The Robust Redhorse Conservation Committee is a voluntary stakeholder partnership charged with the overall responsibility for directing the recovery of the robust redhorse (Moxostoma robustum). The robust redhorse is a large, long-lived member of the redhorse sucker family. Adults can reach 30 inches in length and weigh up to 17 pounds, although the average length in sample populations is 25 inches and the average weight is 9 pounds. The maximum known age is 27 years. The fish has a thick, robust body with rose-colored fins and a fleshy lower lip. A two-page factsheet provides a quick overview of the fish and its recovery.
Master naturalist Edward Drinker Cope first described the robust redhorse in 1870 based on a single 6-pound specimen that had been collected from the Yadkin River in North Carolina. The specimen was apparently destroyed and by the late 1800's all mention of the robust redhorse had dropped from the scientific literature. In 1980 and 1985, unidentified specimens were collected from the Savannah River (the boundary between Georgia and South Carolina) and the Pee Dee River in North Carolina and South Carolina, respectively. However, they were not properly identified as robust redhorse because the name had been misapplied to a related species.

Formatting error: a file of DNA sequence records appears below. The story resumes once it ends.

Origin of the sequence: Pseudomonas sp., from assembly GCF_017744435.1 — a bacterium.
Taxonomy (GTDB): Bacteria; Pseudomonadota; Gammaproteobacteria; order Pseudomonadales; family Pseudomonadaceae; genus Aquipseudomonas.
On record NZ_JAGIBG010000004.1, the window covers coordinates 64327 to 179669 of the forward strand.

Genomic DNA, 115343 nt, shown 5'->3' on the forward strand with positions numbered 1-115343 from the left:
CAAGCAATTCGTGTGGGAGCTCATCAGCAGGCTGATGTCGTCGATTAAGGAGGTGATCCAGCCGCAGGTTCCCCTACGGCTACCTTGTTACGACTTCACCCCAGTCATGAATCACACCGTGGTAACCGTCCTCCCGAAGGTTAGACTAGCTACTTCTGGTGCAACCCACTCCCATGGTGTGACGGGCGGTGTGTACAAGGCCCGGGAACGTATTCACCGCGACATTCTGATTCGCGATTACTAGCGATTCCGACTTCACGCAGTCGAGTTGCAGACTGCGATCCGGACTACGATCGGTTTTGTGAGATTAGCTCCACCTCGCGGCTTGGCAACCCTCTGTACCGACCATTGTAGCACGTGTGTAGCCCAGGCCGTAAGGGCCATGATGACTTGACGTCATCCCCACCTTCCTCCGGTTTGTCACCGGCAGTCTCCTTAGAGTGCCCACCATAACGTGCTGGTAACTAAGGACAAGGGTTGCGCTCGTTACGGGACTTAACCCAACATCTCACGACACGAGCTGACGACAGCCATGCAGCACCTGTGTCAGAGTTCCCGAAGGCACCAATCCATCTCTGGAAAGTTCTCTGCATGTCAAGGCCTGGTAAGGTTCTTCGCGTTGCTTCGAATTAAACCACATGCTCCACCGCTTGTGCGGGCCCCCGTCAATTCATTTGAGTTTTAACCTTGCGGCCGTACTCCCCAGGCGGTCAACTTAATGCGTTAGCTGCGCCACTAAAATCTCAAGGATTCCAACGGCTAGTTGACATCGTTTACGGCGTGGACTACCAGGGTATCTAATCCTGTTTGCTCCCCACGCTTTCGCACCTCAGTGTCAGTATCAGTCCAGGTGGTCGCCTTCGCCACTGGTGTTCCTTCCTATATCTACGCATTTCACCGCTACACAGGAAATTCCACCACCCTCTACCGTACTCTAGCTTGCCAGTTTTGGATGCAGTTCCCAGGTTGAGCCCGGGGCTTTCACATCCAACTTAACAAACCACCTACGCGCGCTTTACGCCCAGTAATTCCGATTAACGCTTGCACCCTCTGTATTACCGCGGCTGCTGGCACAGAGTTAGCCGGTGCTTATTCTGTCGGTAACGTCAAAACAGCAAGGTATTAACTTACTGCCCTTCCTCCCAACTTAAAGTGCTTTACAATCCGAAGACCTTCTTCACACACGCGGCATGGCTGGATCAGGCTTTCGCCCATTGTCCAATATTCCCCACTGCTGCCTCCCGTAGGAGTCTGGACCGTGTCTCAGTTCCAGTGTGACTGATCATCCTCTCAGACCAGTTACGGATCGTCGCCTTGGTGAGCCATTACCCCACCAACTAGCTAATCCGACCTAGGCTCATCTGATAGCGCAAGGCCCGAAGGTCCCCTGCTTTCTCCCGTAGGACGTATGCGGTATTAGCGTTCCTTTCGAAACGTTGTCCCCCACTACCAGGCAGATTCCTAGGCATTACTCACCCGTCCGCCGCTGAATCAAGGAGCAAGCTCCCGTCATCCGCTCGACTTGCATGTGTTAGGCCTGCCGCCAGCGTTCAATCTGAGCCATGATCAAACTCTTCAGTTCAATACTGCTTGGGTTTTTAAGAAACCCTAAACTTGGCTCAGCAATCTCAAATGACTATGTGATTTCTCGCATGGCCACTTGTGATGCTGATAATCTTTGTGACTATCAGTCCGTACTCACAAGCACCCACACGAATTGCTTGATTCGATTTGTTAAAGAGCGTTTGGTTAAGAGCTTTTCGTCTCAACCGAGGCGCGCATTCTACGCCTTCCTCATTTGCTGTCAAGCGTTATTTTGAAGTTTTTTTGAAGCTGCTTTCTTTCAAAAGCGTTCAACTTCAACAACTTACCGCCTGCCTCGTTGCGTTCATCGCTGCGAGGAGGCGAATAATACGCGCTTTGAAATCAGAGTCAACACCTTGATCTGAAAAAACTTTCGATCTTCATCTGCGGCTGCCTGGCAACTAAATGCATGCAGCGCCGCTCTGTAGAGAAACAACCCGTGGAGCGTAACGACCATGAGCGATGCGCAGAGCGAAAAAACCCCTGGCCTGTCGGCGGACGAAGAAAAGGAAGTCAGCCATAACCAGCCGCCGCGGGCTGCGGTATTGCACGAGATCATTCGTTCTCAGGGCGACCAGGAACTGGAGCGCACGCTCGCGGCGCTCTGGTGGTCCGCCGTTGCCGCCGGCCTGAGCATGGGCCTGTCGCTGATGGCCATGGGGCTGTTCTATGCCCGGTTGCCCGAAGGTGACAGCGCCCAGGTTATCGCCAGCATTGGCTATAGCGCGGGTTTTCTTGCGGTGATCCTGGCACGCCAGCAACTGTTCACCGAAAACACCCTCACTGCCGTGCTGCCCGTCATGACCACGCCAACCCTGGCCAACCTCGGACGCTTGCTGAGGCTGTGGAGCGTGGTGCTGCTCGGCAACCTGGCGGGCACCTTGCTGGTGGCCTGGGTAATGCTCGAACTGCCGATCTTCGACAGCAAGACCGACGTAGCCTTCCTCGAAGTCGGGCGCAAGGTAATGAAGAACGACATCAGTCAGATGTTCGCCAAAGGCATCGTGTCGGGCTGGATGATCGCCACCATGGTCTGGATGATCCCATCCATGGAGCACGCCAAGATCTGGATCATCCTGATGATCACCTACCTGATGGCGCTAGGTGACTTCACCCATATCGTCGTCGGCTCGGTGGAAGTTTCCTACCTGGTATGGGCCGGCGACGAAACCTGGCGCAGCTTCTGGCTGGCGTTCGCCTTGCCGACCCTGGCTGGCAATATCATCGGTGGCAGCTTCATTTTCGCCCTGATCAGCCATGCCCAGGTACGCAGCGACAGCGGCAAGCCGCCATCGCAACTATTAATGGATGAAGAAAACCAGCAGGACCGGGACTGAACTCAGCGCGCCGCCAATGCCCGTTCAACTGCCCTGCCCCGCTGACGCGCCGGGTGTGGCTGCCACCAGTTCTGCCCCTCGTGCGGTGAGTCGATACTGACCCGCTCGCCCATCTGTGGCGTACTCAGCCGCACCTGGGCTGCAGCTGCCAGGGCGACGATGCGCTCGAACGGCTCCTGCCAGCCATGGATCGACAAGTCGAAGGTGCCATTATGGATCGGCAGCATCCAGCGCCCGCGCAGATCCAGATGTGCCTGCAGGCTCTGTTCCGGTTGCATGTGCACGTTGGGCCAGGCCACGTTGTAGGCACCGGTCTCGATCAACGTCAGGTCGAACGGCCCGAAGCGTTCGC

In August 1991, fishery biologists with the Georgia Department of Natural Resources, Wildlife Resource Division, collected five unrecognized fish from the Oconee River downstream of Sinclair Dam while conducting an environmental assessment during the early stages of a Federal Energy Regulatory Commission relicensing of the dam. The unknown fish were sent to renowned ichthyologists who unraveled the taxonomic mystery determining that the Oconee specimens and the previously collected unknown fish were the lost robust redhorse. Once the taxonomic mistake was discovered and the 1980, 1985, and 1991 specimens were correctly identified, the collection of robust redhorse from the Oconee River signified the rediscovery of a species that had been lost to science for 122 years.